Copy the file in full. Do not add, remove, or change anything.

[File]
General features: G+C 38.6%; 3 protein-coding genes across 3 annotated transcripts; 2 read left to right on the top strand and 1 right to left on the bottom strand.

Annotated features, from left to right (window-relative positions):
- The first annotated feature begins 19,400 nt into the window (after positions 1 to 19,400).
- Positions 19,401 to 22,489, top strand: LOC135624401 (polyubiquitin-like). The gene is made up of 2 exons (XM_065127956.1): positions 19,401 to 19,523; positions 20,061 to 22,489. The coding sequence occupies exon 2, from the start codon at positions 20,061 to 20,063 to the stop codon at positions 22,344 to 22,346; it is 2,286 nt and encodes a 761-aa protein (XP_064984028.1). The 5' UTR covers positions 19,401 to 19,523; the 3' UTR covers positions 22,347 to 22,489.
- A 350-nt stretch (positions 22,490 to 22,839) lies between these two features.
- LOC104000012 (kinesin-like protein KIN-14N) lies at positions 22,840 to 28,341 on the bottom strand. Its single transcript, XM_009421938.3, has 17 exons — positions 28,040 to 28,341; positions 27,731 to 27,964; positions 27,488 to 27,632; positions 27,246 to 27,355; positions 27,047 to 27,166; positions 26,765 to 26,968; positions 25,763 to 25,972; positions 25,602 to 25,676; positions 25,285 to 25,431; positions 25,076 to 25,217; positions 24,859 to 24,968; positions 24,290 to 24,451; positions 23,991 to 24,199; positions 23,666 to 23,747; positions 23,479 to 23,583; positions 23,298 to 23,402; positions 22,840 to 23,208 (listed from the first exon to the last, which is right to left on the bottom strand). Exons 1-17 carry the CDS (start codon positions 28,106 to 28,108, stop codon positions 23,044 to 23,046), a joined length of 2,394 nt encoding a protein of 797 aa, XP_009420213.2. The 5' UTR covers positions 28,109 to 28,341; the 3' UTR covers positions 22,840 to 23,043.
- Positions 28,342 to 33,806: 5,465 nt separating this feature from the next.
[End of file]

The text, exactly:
General features: G+C 38.6%; 3 protein-coding genes across 3 annotated transcripts; 2 read left to right on the top strand and 1 right to left on the bottom strand.

Annotated features, from left to right (window-relative positions):
- The first annotated feature begins 19,400 nt into the window (after positions 1 to 19,400).
- Positions 19,401 to 22,489, top strand: LOC135624401 (polyubiquitin-like). The gene is made up of 2 exons (XM_065127956.1): positions 19,401 to 19,523; positions 20,061 to 22,489. The coding sequence occupies exon 2, from the start codon at positions 20,061 to 20,063 to the stop codon at positions 22,344 to 22,346; it is 2,286 nt and encodes a 761-aa protein (XP_064984028.1). The 5' UTR covers positions 19,401 to 19,523; the 3' UTR covers positions 22,347 to 22,489.
- A 350-nt stretch (positions 22,490 to 22,839) lies between these two features.
- LOC104000012 (kinesin-like protein KIN-14N) lies at positions 22,840 to 28,341 on the bottom strand. Its single transcript, XM_009421938.3, has 17 exons — positions 28,040 to 28,341; positions 27,731 to 27,964; positions 27,488 to 27,632; positions 27,246 to 27,355; positions 27,047 to 27,166; positions 26,765 to 26,968; positions 25,763 to 25,972; positions 25,602 to 25,676; positions 25,285 to 25,431; positions 25,076 to 25,217; positions 24,859 to 24,968; positions 24,290 to 24,451; positions 23,991 to 24,199; positions 23,666 to 23,747; positions 23,479 to 23,583; positions 23,298 to 23,402; positions 22,840 to 23,208 (listed from the first exon to the last, which is right to left on the bottom strand). Exons 1-17 carry the CDS (start codon positions 28,106 to 28,108, stop codon positions 23,044 to 23,046), a joined length of 2,394 nt encoding a protein of 797 aa, XP_009420213.2. The 5' UTR covers positions 28,109 to 28,341; the 3' UTR covers positions 22,840 to 23,043.
- Positions 28,342 to 33,806: 5,465 nt separating this feature from the next.